I will be the first to admit two things when it comes to this 1. I didn’t read the book before seeing the film (well I tried a couple of years ago to no success) 2. I actually quite enjoyed the film that it made me read the book to compare.

What Sam Taylor-Johnson has done is created a film that presents the story in a coherent way, without disrupting the essential points of the book.

But of course, the dialogue is still cringe-worthy in places and judging by some of the facial expressions on some of the cast’s faces it is clear to see that they feel that way too. However, it is to the credit of Jamie Dornan and Dakota Johnson that they were able to perform some quite embarrassing scenes with professionalism.

There has been criticism that the film isn’t raunchy enough and that it didn’t really stick to the book (as far as I could tell there were only a couple scenes that were left out – but I have only read it once so I could be wrong). But for me personally I thought that it was all done as tastefully as possible – not an easy thing to achieve when it comes to this kind of topic.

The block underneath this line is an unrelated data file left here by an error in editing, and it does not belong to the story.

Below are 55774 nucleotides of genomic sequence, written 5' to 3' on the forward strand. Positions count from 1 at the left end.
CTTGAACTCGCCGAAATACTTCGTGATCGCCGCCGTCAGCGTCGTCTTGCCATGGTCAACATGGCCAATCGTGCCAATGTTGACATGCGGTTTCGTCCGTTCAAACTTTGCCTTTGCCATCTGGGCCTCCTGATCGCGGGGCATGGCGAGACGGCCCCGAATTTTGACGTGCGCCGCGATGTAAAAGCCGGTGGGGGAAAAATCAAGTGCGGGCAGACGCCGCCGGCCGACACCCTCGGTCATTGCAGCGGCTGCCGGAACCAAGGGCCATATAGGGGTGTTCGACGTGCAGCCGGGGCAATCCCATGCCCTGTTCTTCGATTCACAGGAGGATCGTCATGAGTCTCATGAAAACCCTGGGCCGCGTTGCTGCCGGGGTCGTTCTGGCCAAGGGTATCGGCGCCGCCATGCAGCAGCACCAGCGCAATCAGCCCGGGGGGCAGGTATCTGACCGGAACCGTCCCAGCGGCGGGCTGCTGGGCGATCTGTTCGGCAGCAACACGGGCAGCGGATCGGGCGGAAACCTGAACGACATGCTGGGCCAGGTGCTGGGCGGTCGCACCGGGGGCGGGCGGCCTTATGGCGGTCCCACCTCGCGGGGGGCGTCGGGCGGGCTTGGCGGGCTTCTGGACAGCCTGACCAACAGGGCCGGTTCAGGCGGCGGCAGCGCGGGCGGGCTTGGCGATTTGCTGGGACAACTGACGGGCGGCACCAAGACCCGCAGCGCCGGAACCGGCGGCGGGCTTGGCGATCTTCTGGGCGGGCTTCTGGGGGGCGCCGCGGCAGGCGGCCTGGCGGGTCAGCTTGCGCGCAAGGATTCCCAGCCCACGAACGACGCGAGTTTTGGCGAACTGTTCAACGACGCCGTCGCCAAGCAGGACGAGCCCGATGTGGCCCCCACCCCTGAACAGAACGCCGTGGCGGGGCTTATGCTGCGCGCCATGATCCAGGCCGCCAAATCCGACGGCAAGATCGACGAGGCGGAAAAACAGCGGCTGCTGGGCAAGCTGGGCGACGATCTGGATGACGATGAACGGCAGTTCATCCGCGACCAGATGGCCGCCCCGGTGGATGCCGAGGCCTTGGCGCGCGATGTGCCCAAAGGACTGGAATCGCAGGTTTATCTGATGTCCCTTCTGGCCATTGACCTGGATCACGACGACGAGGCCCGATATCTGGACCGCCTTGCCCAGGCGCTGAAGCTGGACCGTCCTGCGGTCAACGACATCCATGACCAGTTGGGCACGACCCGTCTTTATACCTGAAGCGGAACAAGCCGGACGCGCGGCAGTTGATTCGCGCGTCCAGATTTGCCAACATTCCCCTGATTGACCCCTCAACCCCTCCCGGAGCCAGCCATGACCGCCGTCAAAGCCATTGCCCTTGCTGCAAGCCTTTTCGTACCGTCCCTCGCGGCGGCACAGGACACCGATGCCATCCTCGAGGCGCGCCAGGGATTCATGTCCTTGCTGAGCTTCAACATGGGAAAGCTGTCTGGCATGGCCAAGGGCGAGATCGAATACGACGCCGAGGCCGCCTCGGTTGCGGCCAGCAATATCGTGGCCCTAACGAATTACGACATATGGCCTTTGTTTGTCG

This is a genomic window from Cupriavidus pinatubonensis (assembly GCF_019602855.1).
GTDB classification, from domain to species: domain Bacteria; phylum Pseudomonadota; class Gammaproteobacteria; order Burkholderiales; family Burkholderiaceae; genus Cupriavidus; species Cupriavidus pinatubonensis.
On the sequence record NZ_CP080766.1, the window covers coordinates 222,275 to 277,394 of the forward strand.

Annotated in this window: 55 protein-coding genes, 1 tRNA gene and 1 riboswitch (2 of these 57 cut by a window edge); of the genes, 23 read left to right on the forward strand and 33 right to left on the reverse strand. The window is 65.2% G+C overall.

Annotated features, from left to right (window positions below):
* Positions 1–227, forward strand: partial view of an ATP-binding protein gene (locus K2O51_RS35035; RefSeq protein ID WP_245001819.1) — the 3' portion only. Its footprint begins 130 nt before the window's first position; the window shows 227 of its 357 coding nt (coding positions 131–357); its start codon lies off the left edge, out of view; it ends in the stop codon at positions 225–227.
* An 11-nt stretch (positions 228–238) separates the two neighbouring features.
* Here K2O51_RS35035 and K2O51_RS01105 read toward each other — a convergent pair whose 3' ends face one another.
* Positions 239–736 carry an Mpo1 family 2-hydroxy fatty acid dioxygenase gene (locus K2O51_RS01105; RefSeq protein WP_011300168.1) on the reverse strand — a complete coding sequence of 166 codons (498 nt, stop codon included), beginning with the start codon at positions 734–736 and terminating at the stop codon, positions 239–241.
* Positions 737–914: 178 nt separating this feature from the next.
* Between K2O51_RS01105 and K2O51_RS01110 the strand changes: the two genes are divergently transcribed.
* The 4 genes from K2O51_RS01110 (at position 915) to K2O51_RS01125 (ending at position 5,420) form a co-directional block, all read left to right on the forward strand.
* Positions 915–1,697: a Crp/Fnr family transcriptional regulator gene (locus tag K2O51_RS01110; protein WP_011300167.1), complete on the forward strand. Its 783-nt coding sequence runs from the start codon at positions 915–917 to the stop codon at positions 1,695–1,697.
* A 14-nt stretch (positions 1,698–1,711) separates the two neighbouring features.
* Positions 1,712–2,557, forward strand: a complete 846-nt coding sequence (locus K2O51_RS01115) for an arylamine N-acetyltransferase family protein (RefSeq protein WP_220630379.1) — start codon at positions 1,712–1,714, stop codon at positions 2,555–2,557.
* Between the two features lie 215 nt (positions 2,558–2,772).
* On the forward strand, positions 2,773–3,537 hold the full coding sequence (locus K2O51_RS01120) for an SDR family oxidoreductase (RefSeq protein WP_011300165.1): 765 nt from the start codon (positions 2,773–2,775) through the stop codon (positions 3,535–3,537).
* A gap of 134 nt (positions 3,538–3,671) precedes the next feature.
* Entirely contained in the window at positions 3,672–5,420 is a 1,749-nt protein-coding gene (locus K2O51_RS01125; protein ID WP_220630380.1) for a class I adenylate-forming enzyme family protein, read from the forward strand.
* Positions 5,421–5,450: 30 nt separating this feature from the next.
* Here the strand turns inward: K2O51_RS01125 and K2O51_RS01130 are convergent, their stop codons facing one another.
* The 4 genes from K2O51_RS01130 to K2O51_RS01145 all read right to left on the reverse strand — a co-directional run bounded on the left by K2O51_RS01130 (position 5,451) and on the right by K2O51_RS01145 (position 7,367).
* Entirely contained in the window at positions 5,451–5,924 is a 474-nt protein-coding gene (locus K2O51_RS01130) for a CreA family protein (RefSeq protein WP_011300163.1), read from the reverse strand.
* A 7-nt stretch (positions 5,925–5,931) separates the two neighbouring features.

But I particularly loved the way in which we see Anastasia develop as a character – from shy and timid to a confident woman having to handle a complicated character such as Christian Grey. Dakota Johnson is able to balance the innocence and lack of confidence in a way that doesn’t irritate the audience – without the references to her ‘inner goddess’ quite awkward to read in the book.

So what of Christian Grey? Dornan shows an ability to capture a character who isn’t sure of his feelings or how to let anyone (particularly women) into his life. As of yet I’m still not sure why his character feels the need to go down the road he did (even after reading all the books I’m still not fully clear). While there are times that you can sympathise with him (and his past), the last couple of scenes in the film undoes this  (I had to skip this when watching the DVD as I can’t condone that kind of violence towards women – even if she did literally ask for it).

Of course, the other downside is that other characters in the film aren’t given a chance to develop (the other films might do that however) which means that although you are focused on Anastasia and Christian you aren’t given a chance to know the other people in their lives at all to add another layer to their characters.

The plot I still feel is weak – but that is not Sam Taylor-Johnson’s fault and she valiantly tries to add more depth and interest into the plot. In this regard it will be interesting to see a) how the next director deals with the next film and b) how E.L. James’s partner will write the plot for the screen…

Will I ever be a die-hard fifty shades fan? Probably not but for some reason it works better as an adaptation for the big screen as opposed to the book itself and certainly feels more sophisticated.